Holidays and Kindles redux

I got back from holiday yesterday. I was away more than two weeks and the only reading matter I had on me was my new Kindle (a Kindle 2).

So, how did that work out for me? I posted my initial thoughts on the Kindle here, and those still hold pretty good. But having now used it solidly I have some additional comments to make on it.

Generally, it worked very well. I’ve now read on it two novels, two short story collections, most of a third novel and a fair chunk of a non-fiction work. I didn’t have any problems with any of them. Typos were rare (certainly no more common than in printed books) and I wasn’t aware of reading on a device as opposed to a page.

That said, my Kindle crashed on three occasions. Rebooting isn’t hard, but I’ve yet to have a paperback crash on me. Another wrinkle was that air crews view it as an electronic device and as such as prohibited from use during take off and landing. That’s a fair chunk of time on a flight, and means that in future I’ll be packing the Kindle and a book of poems or short stories for reading during those parts of the journey.

Battery life is good. It didn’t last the full period, which is far short of the month of reading advertised. It did last nearly two weeks though and given I was on holiday I was reading more than I would have been normally. When it gets to around the 20% power level it becomes less reliable and more prone to crashing, and at that level the power remaining display loses accuracy which led to it shutting down unexpectedly on me at a very inconvenient moment.

I didn’t use wifi originally so as to conserve power. After it ran out and was recharged I did and downloaded a software update which has made the Kindle’s performance visibly quicker.

Overall, I remain very happy with it. My only caveat is that I would now pack one backup book for use during take off and landing or at times when the Kindle is low on power and needs recharging. Other than that, when I travel in future this will be what I’ll be travelling with.

About these ads

21 Comments

Filed under Administrative posts, Publishing

21 responses to “Holidays and Kindles redux

  1. Hi welcome back. I hope you enjoyed your holidays.
    Thanks for the feed back on the Kindle.

  2. If you have the graphite Kindle, that’s Kindle 3. I have Kindle 2. I’ve yet to try the Kindle on a plane, so no comments there, but I can see your point.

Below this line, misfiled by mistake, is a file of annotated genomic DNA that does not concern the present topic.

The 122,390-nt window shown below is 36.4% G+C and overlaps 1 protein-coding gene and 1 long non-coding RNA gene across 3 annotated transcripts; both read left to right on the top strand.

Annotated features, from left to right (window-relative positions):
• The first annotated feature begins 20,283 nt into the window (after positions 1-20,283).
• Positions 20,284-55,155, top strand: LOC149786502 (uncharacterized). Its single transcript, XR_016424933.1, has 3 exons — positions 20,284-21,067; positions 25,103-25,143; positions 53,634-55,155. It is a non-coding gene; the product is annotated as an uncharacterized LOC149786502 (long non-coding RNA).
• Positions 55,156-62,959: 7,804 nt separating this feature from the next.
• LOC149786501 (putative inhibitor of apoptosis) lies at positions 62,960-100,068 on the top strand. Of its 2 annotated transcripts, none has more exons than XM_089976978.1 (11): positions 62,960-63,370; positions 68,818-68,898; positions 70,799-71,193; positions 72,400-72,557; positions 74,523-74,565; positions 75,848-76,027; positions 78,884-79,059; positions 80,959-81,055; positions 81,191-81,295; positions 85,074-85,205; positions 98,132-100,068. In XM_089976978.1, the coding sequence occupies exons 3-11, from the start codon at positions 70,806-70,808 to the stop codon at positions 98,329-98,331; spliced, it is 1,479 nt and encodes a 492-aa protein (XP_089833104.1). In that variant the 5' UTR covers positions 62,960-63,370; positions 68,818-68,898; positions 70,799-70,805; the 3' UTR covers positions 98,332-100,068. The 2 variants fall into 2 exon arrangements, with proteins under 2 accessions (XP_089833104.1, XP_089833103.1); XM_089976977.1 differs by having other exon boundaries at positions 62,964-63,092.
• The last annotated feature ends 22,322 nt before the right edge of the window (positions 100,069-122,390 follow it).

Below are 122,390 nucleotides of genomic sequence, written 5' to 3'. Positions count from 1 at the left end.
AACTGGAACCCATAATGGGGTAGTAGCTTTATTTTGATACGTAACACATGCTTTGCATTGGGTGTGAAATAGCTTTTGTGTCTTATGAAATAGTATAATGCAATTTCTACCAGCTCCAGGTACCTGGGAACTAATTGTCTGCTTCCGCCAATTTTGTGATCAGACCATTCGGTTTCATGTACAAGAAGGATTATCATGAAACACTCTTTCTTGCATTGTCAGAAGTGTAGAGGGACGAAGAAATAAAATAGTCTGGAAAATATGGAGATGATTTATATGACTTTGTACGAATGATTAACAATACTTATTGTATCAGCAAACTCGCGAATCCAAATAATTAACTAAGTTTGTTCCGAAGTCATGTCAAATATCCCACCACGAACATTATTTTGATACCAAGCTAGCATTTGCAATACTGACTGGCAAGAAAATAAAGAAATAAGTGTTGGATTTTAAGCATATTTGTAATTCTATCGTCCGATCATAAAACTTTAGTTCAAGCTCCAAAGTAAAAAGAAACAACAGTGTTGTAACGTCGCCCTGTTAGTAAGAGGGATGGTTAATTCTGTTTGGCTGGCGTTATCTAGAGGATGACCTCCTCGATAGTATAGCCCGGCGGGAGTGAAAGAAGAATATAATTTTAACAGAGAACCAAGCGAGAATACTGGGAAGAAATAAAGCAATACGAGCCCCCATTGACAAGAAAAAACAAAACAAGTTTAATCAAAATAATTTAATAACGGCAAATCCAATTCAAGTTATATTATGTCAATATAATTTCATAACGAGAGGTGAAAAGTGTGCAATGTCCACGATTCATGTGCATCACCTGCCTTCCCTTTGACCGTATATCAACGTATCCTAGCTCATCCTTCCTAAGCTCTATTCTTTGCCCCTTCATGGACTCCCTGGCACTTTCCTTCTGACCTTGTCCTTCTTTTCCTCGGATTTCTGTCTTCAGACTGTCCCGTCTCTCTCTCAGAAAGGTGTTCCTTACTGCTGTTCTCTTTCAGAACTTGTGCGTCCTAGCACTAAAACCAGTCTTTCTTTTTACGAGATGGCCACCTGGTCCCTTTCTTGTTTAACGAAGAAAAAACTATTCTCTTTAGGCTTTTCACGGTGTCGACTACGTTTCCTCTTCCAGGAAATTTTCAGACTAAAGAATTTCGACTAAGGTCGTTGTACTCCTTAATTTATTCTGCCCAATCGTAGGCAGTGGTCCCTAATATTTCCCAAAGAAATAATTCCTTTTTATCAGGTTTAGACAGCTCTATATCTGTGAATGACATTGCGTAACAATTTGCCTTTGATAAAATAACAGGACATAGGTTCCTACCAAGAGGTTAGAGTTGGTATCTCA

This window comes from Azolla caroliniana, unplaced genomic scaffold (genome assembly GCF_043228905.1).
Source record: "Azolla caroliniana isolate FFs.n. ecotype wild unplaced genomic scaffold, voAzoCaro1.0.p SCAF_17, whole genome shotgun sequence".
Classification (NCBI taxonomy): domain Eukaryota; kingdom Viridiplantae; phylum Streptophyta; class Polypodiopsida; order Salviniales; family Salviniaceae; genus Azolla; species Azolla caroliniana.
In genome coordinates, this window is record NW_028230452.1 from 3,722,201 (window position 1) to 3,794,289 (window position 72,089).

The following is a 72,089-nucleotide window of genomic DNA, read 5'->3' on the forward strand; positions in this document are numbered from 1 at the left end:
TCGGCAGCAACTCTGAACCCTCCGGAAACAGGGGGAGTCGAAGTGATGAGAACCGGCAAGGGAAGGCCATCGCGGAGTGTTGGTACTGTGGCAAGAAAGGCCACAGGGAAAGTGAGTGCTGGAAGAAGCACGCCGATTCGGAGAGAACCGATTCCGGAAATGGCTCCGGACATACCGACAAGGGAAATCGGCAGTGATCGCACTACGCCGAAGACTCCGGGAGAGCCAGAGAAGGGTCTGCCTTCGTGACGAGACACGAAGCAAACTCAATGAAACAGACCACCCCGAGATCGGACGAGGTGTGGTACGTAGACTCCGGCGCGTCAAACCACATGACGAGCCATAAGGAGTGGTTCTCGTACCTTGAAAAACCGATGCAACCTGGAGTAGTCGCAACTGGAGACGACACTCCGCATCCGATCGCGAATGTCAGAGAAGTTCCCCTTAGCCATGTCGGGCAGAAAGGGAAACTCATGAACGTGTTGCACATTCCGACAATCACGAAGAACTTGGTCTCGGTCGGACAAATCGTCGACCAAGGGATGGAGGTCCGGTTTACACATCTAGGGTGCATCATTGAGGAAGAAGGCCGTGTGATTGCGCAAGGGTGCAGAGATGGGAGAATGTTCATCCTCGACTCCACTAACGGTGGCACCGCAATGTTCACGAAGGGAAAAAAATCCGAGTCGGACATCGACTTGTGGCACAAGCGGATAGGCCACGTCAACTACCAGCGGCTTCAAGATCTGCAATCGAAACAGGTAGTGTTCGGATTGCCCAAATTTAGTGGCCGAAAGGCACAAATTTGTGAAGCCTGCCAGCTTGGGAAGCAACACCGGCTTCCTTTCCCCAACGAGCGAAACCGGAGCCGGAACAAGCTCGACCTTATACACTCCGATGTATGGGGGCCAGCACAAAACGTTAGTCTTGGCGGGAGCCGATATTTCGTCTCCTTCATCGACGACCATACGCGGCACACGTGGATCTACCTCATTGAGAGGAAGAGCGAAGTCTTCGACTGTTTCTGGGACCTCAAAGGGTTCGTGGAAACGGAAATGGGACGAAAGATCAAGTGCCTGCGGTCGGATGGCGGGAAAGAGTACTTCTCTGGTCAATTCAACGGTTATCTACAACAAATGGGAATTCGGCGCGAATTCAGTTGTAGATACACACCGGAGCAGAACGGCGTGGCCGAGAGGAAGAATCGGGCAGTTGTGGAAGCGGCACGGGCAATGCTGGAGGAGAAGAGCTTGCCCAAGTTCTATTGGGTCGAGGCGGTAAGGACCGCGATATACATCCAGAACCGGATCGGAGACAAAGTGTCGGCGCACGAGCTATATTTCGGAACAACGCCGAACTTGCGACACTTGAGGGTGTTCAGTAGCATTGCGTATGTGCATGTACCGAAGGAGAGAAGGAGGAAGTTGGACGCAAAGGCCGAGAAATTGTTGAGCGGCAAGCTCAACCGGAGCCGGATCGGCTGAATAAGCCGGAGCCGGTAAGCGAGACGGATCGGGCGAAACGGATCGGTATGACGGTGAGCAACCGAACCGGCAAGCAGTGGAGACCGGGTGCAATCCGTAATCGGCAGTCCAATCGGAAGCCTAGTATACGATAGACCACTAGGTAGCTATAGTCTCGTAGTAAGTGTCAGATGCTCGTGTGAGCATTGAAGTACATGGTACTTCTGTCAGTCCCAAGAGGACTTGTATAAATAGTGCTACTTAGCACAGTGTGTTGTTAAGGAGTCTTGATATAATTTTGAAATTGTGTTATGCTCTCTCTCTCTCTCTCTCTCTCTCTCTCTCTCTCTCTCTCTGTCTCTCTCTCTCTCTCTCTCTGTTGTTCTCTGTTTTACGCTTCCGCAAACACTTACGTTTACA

Mine has crashed a couple of times, and recently after spending a long time of creating files (a new feature), the files were wiped out. I discovered the hard way that the wireless should be on (and the items should be synched) while creating files and moving books into them. Back to the drawing board. It’s traumatic the first time you turn on the Kindle and discover that everything is ‘gone’, but after a couple of times of getting the material back, you get used to it.

    I’ve learned that when I turn it on and the figure of the person under the tree pops up while the Kindle loads, I may have a problem to deal with.

    Some bugs have to be worked out, but I still like reading on the Kindle.

  3. Thanks for this Max … I was going to ask you whether you’d had crashes. I’ve had mine freeze twice, doing very basic things – once using the dictionary and pressing that litte arrow for more definition, and once turning the page. I did a bit of a search and then contacted Amazon and got a more or less standard reply saying it’s usually to do with battery or charging! Hmmm…since my bettery is new and between the two occasions I did a recharge and had only used it for an hour at most it doesn’t seem reasonable to me. I am on holidays now but haven’t got to my kindle yet as I have three paper books that I have to read for deadlines. Silly me! Still, I like the kindle overall but this freezing is not really good enough.

    PS Didn’t realise that about the plane. This is a driving holiday but I will be taking it on a plane in October when I wasn’t expecting to bring a paper book. I might just read the plane mag during the off times! Then again…

  4. It is the Kindle 3. A shame I ordered a cover and screenguard for the Kindle 2 before realising you were correct Guy. Oh well.

    WG, this is for the Kindle 2 but worked on my Kindle 3: http://www.guidetokindle.com/How-To-Unfreeze-Your-Amazon-Kindle-2.html

  5. leroyhunter

    Interesting stuff about your Kindle experience. The take-off/landing thing is a real pain though…air travel is one of the biggest pluses for the Kindle and that undermines it.

    As a matter of interest, in an e-book do you get all the publication, copyright, dedication etc material that makes up the first couple of pages of a paperback?

  6. Yup, all that stuff is at the front, though the books automatically open to the first page so you have to scroll back if you want to read it (which I sometimes do, to check the translator’s name).